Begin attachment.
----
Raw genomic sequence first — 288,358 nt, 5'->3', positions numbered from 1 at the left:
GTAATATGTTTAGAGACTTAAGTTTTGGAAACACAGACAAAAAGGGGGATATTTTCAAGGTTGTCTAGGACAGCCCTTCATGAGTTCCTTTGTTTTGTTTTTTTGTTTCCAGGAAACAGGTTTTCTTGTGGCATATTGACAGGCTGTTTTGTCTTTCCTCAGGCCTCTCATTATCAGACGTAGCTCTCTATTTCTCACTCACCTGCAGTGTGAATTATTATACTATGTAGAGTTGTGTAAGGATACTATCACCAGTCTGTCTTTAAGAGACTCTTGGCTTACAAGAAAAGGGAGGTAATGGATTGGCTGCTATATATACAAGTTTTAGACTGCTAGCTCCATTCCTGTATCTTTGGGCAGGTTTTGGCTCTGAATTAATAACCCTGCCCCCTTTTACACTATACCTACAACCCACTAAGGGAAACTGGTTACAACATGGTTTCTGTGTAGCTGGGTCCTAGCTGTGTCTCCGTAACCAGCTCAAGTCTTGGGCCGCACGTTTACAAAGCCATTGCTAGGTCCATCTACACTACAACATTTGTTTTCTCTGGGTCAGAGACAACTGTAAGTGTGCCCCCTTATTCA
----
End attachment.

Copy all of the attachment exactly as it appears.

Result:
Raw genomic sequence first — 288,358 nt, 5'->3', positions numbered from 1 at the left:
GTAATATGTTTAGAGACTTAAGTTTTGGAAACACAGACAAAAAGGGGGATATTTTCAAGGTTGTCTAGGACAGCCCTTCATGAGTTCCTTTGTTTTGTTTTTTTGTTTCCAGGAAACAGGTTTTCTTGTGGCATATTGACAGGCTGTTTTGTCTTTCCTCAGGCCTCTCATTATCAGACGTAGCTCTCTATTTCTCACTCACCTGCAGTGTGAATTATTATACTATGTAGAGTTGTGTAAGGATACTATCACCAGTCTGTCTTTAAGAGACTCTTGGCTTACAAGAAAAGGGAGGTAATGGATTGGCTGCTATATATACAAGTTTTAGACTGCTAGCTCCATTCCTGTATCTTTGGGCAGGTTTTGGCTCTGAATTAATAACCCTGCCCCCTTTTACACTATACCTACAACCCACTAAGGGAAACTGGTTACAACATGGTTTCTGTGTAGCTGGGTCCTAGCTGTGTCTCCGTAACCAGCTCAAGTCTTGGGCCGCACGTTTACAAAGCCATTGCTAGGTCCATCTACACTACAACATTTGTTTTCTCTGGGTCAGAGACAACTGTAAGTGTGCCCCCTTATTCA